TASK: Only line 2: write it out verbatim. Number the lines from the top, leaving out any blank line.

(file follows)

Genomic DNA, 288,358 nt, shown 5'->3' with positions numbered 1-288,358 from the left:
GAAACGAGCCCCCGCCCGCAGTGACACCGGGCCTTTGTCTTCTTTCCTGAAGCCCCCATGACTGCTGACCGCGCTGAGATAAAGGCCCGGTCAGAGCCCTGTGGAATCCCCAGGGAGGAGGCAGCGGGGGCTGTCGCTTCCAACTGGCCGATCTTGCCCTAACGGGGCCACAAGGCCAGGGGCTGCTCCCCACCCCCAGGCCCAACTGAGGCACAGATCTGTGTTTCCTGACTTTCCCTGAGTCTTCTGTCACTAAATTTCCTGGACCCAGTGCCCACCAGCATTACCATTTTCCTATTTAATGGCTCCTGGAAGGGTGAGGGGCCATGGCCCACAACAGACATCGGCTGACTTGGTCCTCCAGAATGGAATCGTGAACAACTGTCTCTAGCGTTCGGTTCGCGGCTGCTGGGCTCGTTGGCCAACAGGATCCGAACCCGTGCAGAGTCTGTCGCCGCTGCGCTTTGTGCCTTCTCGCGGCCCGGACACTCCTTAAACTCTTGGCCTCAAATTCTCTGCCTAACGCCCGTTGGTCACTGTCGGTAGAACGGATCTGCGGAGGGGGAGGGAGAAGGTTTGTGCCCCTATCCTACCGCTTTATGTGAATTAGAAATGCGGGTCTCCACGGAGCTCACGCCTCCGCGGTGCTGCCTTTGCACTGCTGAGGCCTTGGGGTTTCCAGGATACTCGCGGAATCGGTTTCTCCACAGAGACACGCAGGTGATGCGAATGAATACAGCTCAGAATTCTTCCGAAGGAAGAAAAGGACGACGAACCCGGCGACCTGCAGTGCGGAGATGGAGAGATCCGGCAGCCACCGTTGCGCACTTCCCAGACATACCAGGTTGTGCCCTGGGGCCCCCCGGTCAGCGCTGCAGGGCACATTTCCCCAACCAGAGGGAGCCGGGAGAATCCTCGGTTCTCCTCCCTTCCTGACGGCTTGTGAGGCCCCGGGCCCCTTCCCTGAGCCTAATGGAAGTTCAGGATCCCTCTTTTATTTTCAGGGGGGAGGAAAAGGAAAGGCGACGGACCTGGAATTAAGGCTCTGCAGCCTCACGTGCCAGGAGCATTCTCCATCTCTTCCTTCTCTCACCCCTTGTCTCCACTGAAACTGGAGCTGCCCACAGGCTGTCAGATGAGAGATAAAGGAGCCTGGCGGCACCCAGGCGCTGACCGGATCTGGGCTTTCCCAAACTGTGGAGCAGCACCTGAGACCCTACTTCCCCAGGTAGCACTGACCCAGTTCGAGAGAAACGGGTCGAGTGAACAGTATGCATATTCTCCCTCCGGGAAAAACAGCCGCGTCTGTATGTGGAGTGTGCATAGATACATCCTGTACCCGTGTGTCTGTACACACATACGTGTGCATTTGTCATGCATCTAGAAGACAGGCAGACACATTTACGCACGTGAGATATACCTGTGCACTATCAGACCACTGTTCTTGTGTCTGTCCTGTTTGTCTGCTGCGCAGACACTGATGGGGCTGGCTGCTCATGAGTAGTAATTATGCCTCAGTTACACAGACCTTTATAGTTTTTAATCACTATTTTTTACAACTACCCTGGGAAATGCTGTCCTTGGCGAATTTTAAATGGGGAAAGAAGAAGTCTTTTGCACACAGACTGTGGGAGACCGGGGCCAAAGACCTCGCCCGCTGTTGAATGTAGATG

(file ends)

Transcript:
GAAACGAGCCCCCGCCCGCAGTGACACCGGGCCTTTGTCTTCTTTCCTGAAGCCCCCATGACTGCTGACCGCGCTGAGATAAAGGCCCGGTCAGAGCCCTGTGGAATCCCCAGGGAGGAGGCAGCGGGGGCTGTCGCTTCCAACTGGCCGATCTTGCCCTAACGGGGCCACAAGGCCAGGGGCTGCTCCCCACCCCCAGGCCCAACTGAGGCACAGATCTGTGTTTCCTGACTTTCCCTGAGTCTTCTGTCACTAAATTTCCTGGACCCAGTGCCCACCAGCATTACCATTTTCCTATTTAATGGCTCCTGGAAGGGTGAGGGGCCATGGCCCACAACAGACATCGGCTGACTTGGTCCTCCAGAATGGAATCGTGAACAACTGTCTCTAGCGTTCGGTTCGCGGCTGCTGGGCTCGTTGGCCAACAGGATCCGAACCCGTGCAGAGTCTGTCGCCGCTGCGCTTTGTGCCTTCTCGCGGCCCGGACACTCCTTAAACTCTTGGCCTCAAATTCTCTGCCTAACGCCCGTTGGTCACTGTCGGTAGAACGGATCTGCGGAGGGGGAGGGAGAAGGTTTGTGCCCCTATCCTACCGCTTTATGTGAATTAGAAATGCGGGTCTCCACGGAGCTCACGCCTCCGCGGTGCTGCCTTTGCACTGCTGAGGCCTTGGGGTTTCCAGGATACTCGCGGAATCGGTTTCTCCACAGAGACACGCAGGTGATGCGAATGAATACAGCTCAGAATTCTTCCGAAGGAAGAAAAGGACGACGAACCCGGCGACCTGCAGTGCGGAGATGGAGAGATCCGGCAGCCACCGTTGCGCACTTCCCAGACATACCAGGTTGTGCCCTGGGGCCCCCCGGTCAGCGCTGCAGGGCACATTTCCCCAACCAGAGGGAGCCGGGAGAATCCTCGGTTCTCCTCCCTTCCTGACGGCTTGTGAGGCCCCGGGCCCCTTCCCTGAGCCTAATGGAAGTTCAGGATCCCTCTTTTATTTTCAGGGGGGAGGAAAAGGAAAGGCGACGGACCTGGAATTAAGGCTCTGCAGCCTCACGTGCCAGGAGCATTCTCCATCTCTTCCTTCTCTCACCCCTTGTCTCCACTGAAACTGGAGCTGCCCACAGGCTGTCAGATGAGAGATAAAGGAGCCTGGCGGCACCCAGGCGCTGACCGGATCTGGGCTTTCCCAAACTGTGGAGCAGCACCTGAGACCCTACTTCCCCAGGTAGCACTGACCCAGTTCGAGAGAAACGGGTCGAGTGAACAGTATGCATATTCTCCCTCCGGGAAAAACAGCCGCGTCTGTATGTGGAGTGTGCATAGATACATCCTGTACCCGTGTGTCTGTACACACATACGTGTGCATTTGTCATGCATCTAGAAGACAGGCAGACACATTTACGCACGTGAGATATACCTGTGCACTATCAGACCACTGTTCTTGTGTCTGTCCTGTTTGTCTGCTGCGCAGACACTGATGGGGCTGGCTGCTCATGAGTAGTAATTATGCCTCAGTTACACAGACCTTTATAGTTTTTAATCACTATTTTTTACAACTACCCTGGGAAATGCTGTCCTTGGCGAATTTTAAATGGGGAAAGAAGAAGTCTTTTGCACACAGACTGTGGGAGACCGGGGCCAAAGACCTCGCCCGCTGTTGAATGTAGATG